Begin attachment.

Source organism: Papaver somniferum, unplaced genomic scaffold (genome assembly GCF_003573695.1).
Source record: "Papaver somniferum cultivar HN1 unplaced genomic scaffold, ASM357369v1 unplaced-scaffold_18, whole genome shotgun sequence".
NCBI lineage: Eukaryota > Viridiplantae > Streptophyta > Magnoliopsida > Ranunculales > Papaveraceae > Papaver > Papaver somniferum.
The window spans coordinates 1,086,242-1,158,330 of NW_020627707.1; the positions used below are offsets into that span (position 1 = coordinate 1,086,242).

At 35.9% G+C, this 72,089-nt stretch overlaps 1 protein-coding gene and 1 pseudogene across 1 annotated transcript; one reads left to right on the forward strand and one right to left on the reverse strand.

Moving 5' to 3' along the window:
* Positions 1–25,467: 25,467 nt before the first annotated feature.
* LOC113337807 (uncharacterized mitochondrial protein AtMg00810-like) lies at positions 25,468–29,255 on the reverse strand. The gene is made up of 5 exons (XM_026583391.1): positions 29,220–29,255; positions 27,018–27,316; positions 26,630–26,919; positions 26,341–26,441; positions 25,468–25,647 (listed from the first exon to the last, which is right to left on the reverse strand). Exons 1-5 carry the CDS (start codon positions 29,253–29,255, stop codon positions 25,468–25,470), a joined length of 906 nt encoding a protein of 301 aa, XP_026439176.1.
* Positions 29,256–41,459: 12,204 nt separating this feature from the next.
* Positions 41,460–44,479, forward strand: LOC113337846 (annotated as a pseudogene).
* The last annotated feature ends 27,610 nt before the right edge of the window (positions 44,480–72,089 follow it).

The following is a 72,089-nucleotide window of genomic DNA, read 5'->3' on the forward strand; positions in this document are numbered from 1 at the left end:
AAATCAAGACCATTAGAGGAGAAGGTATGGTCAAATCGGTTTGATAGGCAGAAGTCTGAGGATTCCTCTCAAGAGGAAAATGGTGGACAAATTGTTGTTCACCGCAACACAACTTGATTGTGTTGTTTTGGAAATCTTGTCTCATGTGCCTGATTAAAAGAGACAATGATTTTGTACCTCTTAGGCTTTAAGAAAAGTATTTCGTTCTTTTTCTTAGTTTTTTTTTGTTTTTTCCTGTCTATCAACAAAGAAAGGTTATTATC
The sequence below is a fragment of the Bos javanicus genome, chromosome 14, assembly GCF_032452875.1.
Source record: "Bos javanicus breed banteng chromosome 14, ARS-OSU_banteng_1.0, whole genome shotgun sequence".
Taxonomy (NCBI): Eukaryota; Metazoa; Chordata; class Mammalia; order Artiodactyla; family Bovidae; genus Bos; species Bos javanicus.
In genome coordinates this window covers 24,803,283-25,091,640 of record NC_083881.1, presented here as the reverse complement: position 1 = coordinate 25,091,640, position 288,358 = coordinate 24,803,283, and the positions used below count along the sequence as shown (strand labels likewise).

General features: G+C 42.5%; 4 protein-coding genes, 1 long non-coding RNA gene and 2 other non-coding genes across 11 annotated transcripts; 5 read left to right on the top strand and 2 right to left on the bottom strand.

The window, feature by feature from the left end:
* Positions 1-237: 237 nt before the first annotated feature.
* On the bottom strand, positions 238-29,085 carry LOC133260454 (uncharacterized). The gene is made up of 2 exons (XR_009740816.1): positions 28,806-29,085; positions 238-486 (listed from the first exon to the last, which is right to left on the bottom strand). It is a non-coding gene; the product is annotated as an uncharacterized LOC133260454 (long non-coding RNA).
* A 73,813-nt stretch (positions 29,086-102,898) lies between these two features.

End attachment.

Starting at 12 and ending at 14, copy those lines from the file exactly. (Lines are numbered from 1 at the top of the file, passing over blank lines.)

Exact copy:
The following is a 72,089-nucleotide window of genomic DNA, read 5'->3' on the forward strand; positions in this document are numbered from 1 at the left end:
AAATCAAGACCATTAGAGGAGAAGGTATGGTCAAATCGGTTTGATAGGCAGAAGTCTGAGGATTCCTCTCAAGAGGAAAATGGTGGACAAATTGTTGTTCACCGCAACACAACTTGATTGTGTTGTTTTGGAAATCTTGTCTCATGTGCCTGATTAAAAGAGACAATGATTTTGTACCTCTTAGGCTTTAAGAAAAGTATTTCGTTCTTTTTCTTAGTTTTTTTTTGTTTTTTCCTGTCTATCAACAAAGAAAGGTTATTATC
The sequence below is a fragment of the Bos javanicus genome, chromosome 14, assembly GCF_032452875.1.